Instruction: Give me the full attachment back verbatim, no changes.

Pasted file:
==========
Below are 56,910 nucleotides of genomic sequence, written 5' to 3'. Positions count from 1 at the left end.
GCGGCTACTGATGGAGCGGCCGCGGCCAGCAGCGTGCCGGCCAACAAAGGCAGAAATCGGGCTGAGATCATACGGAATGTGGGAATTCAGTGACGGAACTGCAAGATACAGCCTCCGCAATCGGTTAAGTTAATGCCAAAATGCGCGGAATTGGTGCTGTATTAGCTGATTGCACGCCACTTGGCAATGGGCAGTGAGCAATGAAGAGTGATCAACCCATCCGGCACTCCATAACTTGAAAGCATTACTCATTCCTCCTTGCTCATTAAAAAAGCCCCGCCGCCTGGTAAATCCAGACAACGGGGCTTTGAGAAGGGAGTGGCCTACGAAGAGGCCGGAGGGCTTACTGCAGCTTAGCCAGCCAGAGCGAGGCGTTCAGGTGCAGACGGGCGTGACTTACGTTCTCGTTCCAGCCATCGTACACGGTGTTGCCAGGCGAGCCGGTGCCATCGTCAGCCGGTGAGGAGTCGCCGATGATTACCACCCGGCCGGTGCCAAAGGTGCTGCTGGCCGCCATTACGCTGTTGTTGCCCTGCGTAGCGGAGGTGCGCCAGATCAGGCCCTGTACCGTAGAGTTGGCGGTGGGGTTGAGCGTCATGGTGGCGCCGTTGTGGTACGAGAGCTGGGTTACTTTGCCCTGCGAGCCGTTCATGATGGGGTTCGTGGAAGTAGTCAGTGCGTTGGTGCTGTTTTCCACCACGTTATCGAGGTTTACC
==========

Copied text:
Below are 56,910 nucleotides of genomic sequence, written 5' to 3'. Positions count from 1 at the left end.
GCGGCTACTGATGGAGCGGCCGCGGCCAGCAGCGTGCCGGCCAACAAAGGCAGAAATCGGGCTGAGATCATACGGAATGTGGGAATTCAGTGACGGAACTGCAAGATACAGCCTCCGCAATCGGTTAAGTTAATGCCAAAATGCGCGGAATTGGTGCTGTATTAGCTGATTGCACGCCACTTGGCAATGGGCAGTGAGCAATGAAGAGTGATCAACCCATCCGGCACTCCATAACTTGAAAGCATTACTCATTCCTCCTTGCTCATTAAAAAAGCCCCGCCGCCTGGTAAATCCAGACAACGGGGCTTTGAGAAGGGAGTGGCCTACGAAGAGGCCGGAGGGCTTACTGCAGCTTAGCCAGCCAGAGCGAGGCGTTCAGGTGCAGACGGGCGTGACTTACGTTCTCGTTCCAGCCATCGTACACGGTGTTGCCAGGCGAGCCGGTGCCATCGTCAGCCGGTGAGGAGTCGCCGATGATTACCACCCGGCCGGTGCCAAAGGTGCTGCTGGCCGCCATTACGCTGTTGTTGCCCTGCGTAGCGGAGGTGCGCCAGATCAGGCCCTGTACCGTAGAGTTGGCGGTGGGGTTGAGCGTCATGGTGGCGCCGTTGTGGTACGAGAGCTGGGTTACTTTGCCCTGCGAGCCGTTCATGATGGGGTTCGTGGAAGTAGTCAGTGCGTTGGTGCTGTTTTCCACCACGTTATCGAGGTTTACC